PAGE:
Dick Everard's an example of what I mean. He represents the best that Britain produces – tall, freckled, with a shock of fair hair and an honesty and strength of purpose that is a legacy of naval discipline. At twenty he was a naval rating. At twenty-four he was a lieutenant in charge of a corvette, with men and equipment worth the better part of a million under his command and untold responsibility. And now, at twenty-eight, he's regarded as of no more value than a machine-minder. All that training thrown away! The other two members of the crew, Wilson and Carter, are different. They're paid yacht hands. It's their job. But Dick has no job. He's coming for the hell of it – because he's got nothing better to do and wants to look over the possibilities of other countries.

As I leaned on the boom, watching his deft fingers securing the peak of the sail to the main gaff, I couldn't help thinking what a loss men like him were to the country. So many were getting out. His eyes met mine and he grinned. ‘Okay, Bill,' he said. ‘Hoist away.'

With Carter on the peak halyard and myself on the throat we ran the mainsail up. The canvas was snowy white against the dark background of the warehouses. It slatted back and forth in the wind. We manned the peak and throat purchases. ‘She's going to set nicely,' Dick said.

I looked along the deck. Everything was neatly coiled down. The deck planking was scrubbed white. Brasswork gleamed in the dull light. She was a lovely boat. She was a gaff-rigged ketch of fifty tons and she'd been built in the days when ships were expected to go anywhere. I'd had her stripped out inside and refitted to my own design. A new mainmast had been stepped. The rigging was all new, so were the sails and I'd had her auxiliary replaced by a big ex-naval engine. For the first time since the war ended I felt the world at my feet. I'd stores and fuel and a crew – there was no place in the world
wouldn't take me.

Dick sensed my thoughts. ‘With a fair wind we'll be in the sun in a week's time,' he said, squinting up at the grey clouds scudding past our burgee.

I looked up at the envious faces lining Tower Bridge. ‘Yes,' I said. ‘Algiers. Naples, the Piraeus. Port Said …'

And then I saw Sir Clinton Mann coming across the wharf, Sir Clinton is chairman of B.M. & I. – a tall man with stooping shoulders and an abrupt manner. He'd come into the business by way of the City. He represented money and statistics. He was as remote as a cabinet minister from the sweat and toil of production. He looked strangely incongruous in his City hat as he climbed down on to the deck.

‘Good-morning, Sir Clinton,' I said, wondering why he had come. His eyes regarded me coldly as I went forward to meet him. I was conscious of my dirty jersey and corduroys. I'd never met him anywhere outside of a board-room. ‘Would you care to look over the ship?' I asked.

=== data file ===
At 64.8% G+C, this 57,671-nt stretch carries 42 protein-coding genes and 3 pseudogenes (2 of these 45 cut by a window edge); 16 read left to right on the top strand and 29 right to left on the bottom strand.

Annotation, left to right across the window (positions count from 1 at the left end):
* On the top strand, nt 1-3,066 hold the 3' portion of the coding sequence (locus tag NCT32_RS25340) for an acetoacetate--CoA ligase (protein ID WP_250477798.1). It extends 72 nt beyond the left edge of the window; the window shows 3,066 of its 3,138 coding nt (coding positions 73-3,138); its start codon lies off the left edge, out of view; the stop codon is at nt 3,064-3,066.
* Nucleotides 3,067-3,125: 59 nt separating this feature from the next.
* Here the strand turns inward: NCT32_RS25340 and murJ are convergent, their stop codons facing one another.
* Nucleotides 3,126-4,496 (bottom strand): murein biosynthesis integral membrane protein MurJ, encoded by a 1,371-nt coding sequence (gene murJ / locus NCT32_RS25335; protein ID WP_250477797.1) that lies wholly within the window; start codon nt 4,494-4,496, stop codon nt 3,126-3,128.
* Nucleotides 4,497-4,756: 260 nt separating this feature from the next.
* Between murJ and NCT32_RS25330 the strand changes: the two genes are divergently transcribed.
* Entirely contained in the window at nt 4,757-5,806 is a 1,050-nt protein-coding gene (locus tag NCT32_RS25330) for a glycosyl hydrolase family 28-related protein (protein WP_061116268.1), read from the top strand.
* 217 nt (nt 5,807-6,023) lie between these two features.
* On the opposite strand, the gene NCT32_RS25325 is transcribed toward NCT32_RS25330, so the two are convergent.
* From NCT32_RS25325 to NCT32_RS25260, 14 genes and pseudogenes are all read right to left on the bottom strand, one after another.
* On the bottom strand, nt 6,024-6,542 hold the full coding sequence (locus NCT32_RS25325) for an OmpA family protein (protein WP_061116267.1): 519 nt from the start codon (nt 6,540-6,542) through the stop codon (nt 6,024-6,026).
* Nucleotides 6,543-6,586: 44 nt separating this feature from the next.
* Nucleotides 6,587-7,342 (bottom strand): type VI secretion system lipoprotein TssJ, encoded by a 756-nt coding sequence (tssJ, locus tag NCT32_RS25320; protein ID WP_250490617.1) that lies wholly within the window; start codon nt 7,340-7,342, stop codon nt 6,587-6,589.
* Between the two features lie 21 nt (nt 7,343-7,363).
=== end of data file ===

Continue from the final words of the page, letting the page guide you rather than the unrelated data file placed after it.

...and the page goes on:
‘No,' he said. ‘I'm here on business, Gansert.' I took him down to the saloon. ‘When do you sail?' he asked.

‘Tomorrow,' I said. ‘On the morning tide.'

‘For the Mediterranean?'

I nodded.

‘I want you to change your plans, Gansert,' he said. ‘I want you to go to Norway instead.'

‘Why?' I asked, puzzled at his suggestions. And then, quickly, in case he should take that as an indication that I would: ‘I'm sorry, Sir Clinton. But I'm leaving tomorrow for—'

He held up his hand. ‘Listen to me first, Gansert,' he said. ‘You're no longer connected with B.M. & I. – I know that. But you can't give eight years of your life to a concern without something of it sticking to you. Those thorite alloys, for instance. You started that. They were developed as a result of your efforts. And if we could get into full production—'

‘That's a pipe dream,' I told him. ‘And you know it. Thorite costs dollars. And even if you'd got all the dollars in the world, there just isn't enough of the stuff. American output is negligible, and that's the only known source.'

‘Is it?' He fished a small wooden box from the pocket of his overcoat and pushed it across the table at me. ‘Then what's this?' he asked.

I lifted the lid. Inside, resting on cotton wool, was a lump of metallic-looking ore. I lifted it out and with sudden excitement took it over to the window. ‘Where did you get this?' I asked.

‘First, what is it?' he asked.

‘I can't be certain until tests have been made,' I told him. ‘But I'd say it's thorite.'

He nodded. ‘It is thorite,' he said. ‘We've been through all the tests.'

I looked out of the window at the smoke and dirt of London's river. I was thinking of long assembly lines pouring out thorite alloy equipment, stronger than steel, lighter than aluminium, rustless and bright. If we could mine thorite in quantity then Britain would no longer lose ground to America. ‘Where was this mined?' I asked.